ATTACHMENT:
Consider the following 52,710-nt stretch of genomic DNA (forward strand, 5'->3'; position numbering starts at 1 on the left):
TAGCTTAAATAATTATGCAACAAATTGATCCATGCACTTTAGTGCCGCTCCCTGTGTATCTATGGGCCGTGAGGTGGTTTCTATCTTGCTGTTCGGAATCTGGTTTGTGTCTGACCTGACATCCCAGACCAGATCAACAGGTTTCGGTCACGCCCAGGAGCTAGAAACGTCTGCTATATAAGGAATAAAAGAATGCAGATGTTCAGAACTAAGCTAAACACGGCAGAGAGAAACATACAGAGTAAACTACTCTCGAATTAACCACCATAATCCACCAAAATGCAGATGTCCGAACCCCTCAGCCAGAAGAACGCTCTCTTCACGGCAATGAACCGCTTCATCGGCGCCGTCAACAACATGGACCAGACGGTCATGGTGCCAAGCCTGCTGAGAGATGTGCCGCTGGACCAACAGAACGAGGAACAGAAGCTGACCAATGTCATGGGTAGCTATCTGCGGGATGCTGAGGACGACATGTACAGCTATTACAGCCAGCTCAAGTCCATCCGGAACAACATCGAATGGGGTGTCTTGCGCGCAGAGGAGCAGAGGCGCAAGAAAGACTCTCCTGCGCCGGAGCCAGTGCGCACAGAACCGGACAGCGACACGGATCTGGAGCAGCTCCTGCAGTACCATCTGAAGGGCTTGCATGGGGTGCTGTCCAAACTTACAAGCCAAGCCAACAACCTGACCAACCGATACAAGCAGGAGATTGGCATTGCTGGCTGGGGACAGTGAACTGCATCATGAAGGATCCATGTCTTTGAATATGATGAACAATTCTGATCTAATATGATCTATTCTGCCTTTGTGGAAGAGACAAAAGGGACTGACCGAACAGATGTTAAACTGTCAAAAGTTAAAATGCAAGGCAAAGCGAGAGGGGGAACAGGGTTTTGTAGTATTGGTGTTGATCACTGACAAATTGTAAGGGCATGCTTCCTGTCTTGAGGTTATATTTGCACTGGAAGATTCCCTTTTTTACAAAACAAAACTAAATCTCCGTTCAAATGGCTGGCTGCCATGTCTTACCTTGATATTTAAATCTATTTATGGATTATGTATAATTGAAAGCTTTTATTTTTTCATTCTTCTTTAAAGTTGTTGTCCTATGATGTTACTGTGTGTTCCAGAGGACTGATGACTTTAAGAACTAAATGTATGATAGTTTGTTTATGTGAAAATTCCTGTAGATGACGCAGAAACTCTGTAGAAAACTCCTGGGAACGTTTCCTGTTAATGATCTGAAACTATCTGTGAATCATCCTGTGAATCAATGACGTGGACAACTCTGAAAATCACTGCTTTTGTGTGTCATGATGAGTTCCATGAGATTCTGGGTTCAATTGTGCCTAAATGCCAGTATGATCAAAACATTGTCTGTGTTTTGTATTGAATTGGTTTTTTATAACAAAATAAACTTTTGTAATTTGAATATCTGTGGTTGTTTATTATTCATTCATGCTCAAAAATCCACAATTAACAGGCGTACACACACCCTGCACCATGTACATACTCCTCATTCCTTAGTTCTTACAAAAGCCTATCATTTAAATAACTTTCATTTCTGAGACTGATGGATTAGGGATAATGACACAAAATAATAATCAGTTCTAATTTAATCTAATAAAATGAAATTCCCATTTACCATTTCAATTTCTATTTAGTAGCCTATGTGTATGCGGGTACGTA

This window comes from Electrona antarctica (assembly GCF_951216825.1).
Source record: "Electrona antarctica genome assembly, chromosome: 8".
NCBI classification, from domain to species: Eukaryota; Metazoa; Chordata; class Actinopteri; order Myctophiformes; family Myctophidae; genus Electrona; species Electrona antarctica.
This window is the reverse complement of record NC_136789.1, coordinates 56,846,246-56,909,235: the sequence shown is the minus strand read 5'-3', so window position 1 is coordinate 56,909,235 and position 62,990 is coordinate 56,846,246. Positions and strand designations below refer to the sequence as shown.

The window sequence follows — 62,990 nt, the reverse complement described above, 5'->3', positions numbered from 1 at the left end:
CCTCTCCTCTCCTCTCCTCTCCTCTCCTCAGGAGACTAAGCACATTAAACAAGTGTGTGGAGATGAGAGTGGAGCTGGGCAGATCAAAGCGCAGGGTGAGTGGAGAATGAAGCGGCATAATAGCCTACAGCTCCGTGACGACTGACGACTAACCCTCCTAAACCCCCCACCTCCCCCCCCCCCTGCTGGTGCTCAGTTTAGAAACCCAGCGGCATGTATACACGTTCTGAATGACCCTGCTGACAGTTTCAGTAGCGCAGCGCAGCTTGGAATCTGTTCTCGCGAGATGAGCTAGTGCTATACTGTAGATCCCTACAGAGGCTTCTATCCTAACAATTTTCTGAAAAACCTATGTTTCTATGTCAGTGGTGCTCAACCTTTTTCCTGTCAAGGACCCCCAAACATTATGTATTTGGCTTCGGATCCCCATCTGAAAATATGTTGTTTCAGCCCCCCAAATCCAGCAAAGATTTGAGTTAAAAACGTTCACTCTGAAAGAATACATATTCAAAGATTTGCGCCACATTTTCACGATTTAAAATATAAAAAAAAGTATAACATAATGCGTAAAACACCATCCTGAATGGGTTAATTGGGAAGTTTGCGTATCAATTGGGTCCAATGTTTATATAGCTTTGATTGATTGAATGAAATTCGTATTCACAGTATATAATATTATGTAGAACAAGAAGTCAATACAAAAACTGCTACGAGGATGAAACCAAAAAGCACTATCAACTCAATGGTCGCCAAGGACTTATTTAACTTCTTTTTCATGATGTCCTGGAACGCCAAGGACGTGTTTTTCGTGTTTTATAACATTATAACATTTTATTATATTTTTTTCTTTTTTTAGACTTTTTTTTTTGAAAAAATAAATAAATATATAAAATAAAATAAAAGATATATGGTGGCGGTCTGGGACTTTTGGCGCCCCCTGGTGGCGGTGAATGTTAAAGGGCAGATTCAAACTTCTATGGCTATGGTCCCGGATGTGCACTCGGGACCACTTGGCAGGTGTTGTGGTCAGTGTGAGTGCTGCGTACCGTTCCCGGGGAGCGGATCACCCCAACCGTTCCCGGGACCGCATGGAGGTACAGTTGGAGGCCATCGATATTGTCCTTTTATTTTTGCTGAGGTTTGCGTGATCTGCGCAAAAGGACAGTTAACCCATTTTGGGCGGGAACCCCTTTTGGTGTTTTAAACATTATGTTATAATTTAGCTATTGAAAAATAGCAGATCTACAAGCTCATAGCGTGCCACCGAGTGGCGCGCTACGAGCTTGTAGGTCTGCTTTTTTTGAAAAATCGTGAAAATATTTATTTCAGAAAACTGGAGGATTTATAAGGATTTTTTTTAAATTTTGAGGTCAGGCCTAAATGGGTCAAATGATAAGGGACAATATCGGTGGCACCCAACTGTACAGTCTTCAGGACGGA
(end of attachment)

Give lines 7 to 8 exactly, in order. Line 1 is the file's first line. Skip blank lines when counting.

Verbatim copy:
The window sequence follows — 62,990 nt, the reverse complement described above, 5'->3', positions numbered from 1 at the left end:
CCTCTCCTCTCCTCTCCTCTCCTCTCCTCAGGAGACTAAGCACATTAAACAAGTGTGTGGAGATGAGAGTGGAGCTGGGCAGATCAAAGCGCAGGGTGAGTGGAGAATGAAGCGGCATAATAGCCTACAGCTCCGTGACGACTGACGACTAACCCTCCTAAACCCCCCACCTCCCCCCCCCCCTGCTGGTGCTCAGTTTAGAAACCCAGCGGCATGTATACACGTTCTGAATGACCCTGCTGACAGTTTCAGTAGCGCAGCGCAGCTTGGAATCTGTTCTCGCGAGATGAGCTAGTGCTATACTGTAGATCCCTACAGAGGCTTCTATCCTAACAATTTTCTGAAAAACCTATGTTTCTATGTCAGTGGTGCTCAACCTTTTTCCTGTCAAGGACCCCCAAACATTATGTATTTGGCTTCGGATCCCCATCTGAAAATATGTTGTTTCAGCCCCCCAAATCCAGCAAAGATTTGAGTTAAAAACGTTCACTCTGAAAGAATACATATTCAAAGATTTGCGCCACATTTTCACGATTTAAAATATAAAAAAAAGTATAACATAATGCGTAAAACACCATCCTGAATGGGTTAATTGGGAAGTTTGCGTATCAATTGGGTCCAATGTTTATATAGCTTTGATTGATTGAATGAAATTCGTATTCACAGTATATAATATTATGTAGAACAAGAAGTCAATACAAAAACTGCTACGAGGATGAAACCAAAAAGCACTATCAACTCAATGGTCGCCAAGGACTTATTTAACTTCTTTTTCATGATGTCCTGGAACGCCAAGGACGTGTTTTTCGTGTTTTATAACATTATAACATTTTATTATATTTTTTTCTTTTTTTAGACTTTTTTTTTTGAAAAAATAAATAAATATATAAAATAAAATAAAAGATATATGGTGGCGGTCTGGGACTTTTGGCGCCCCCTGGTGGCGGTGAATGTTAAAGGGCAGATTCAAACTTCTATGGCTATGGTCCCGGATGTGCACTCGGGACCACTTGGCAGGTGTTGTGGTCAGTGTGAGTGCTGCGTACCGTTCCCGGGGAGCGGATCACCCCAACCGTTCCCGGGACCGCATGGAGGTACAGTTGGAGGCCATCGATATTGTCCTTTTATTTTTGCTGAGGTTTGCGTGATCTGCGCAAAAGGACAGTTAACCCATTTTGGGCGGGAACCCCTTTTGGTGTTTTAAACATTATGTTATAATTTAGCTATTGAAAAATAGCAGATCTACAAGCTCATAGCGTGCCACCGAGTGGCGCGCTACGAGCTTGTAGGTCTGCTTTTTTTGAAAAATCGTGAAAATATTTATTTCAGAAAACTGGAGGATTTATAAGGATTTTTTTTAAATTTTGAGGTCAGGCCTAAATGGGTCAAATGATAAGGGACAATATCGGTGGCACCCAACTGTACAGTCTTCAGGACGGA